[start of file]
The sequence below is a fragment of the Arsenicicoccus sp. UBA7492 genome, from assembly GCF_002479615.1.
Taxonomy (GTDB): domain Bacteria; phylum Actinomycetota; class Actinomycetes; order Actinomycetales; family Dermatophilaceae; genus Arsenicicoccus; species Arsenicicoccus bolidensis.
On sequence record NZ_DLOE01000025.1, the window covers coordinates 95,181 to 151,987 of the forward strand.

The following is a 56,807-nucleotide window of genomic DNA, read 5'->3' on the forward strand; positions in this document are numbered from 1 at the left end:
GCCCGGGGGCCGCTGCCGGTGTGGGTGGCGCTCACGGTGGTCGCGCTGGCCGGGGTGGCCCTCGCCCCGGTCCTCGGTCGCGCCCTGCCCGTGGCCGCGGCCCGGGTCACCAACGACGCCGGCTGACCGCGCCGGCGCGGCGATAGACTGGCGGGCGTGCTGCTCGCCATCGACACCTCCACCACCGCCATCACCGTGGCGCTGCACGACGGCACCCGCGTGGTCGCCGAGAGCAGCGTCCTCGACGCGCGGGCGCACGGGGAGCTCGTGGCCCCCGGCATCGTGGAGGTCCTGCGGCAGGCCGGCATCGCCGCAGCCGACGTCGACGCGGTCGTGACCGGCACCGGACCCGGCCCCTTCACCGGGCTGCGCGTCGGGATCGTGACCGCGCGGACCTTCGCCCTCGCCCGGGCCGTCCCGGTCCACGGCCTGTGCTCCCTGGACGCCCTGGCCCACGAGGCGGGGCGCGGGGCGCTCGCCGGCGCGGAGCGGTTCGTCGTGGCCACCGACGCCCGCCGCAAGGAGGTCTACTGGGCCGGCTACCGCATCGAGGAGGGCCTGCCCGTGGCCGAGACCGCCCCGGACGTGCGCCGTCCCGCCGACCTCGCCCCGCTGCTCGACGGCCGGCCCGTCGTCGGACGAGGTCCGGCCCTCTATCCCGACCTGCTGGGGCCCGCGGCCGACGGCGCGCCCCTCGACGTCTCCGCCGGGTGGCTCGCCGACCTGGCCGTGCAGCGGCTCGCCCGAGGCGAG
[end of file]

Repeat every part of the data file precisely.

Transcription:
The sequence below is a fragment of the Arsenicicoccus sp. UBA7492 genome, from assembly GCF_002479615.1.
Taxonomy (GTDB): domain Bacteria; phylum Actinomycetota; class Actinomycetes; order Actinomycetales; family Dermatophilaceae; genus Arsenicicoccus; species Arsenicicoccus bolidensis.
On sequence record NZ_DLOE01000025.1, the window covers coordinates 95,181 to 151,987 of the forward strand.

The following is a 56,807-nucleotide window of genomic DNA, read 5'->3' on the forward strand; positions in this document are numbered from 1 at the left end:
GCCCGGGGGCCGCTGCCGGTGTGGGTGGCGCTCACGGTGGTCGCGCTGGCCGGGGTGGCCCTCGCCCCGGTCCTCGGTCGCGCCCTGCCCGTGGCCGCGGCCCGGGTCACCAACGACGCCGGCTGACCGCGCCGGCGCGGCGATAGACTGGCGGGCGTGCTGCTCGCCATCGACACCTCCACCACCGCCATCACCGTGGCGCTGCACGACGGCACCCGCGTGGTCGCCGAGAGCAGCGTCCTCGACGCGCGGGCGCACGGGGAGCTCGTGGCCCCCGGCATCGTGGAGGTCCTGCGGCAGGCCGGCATCGCCGCAGCCGACGTCGACGCGGTCGTGACCGGCACCGGACCCGGCCCCTTCACCGGGCTGCGCGTCGGGATCGTGACCGCGCGGACCTTCGCCCTCGCCCGGGCCGTCCCGGTCCACGGCCTGTGCTCCCTGGACGCCCTGGCCCACGAGGCGGGGCGCGGGGCGCTCGCCGGCGCGGAGCGGTTCGTCGTGGCCACCGACGCCCGCCGCAAGGAGGTCTACTGGGCCGGCTACCGCATCGAGGAGGGCCTGCCCGTGGCCGAGACCGCCCCGGACGTGCGCCGTCCCGCCGACCTCGCCCCGCTGCTCGACGGCCGGCCCGTCGTCGGACGAGGTCCGGCCCTCTATCCCGACCTGCTGGGGCCCGCGGCCGACGGCGCGCCCCTCGACGTCTCCGCCGGGTGGCTCGCCGACCTGGCCGTGCAGCGGCTCGCCCGAGGCGAG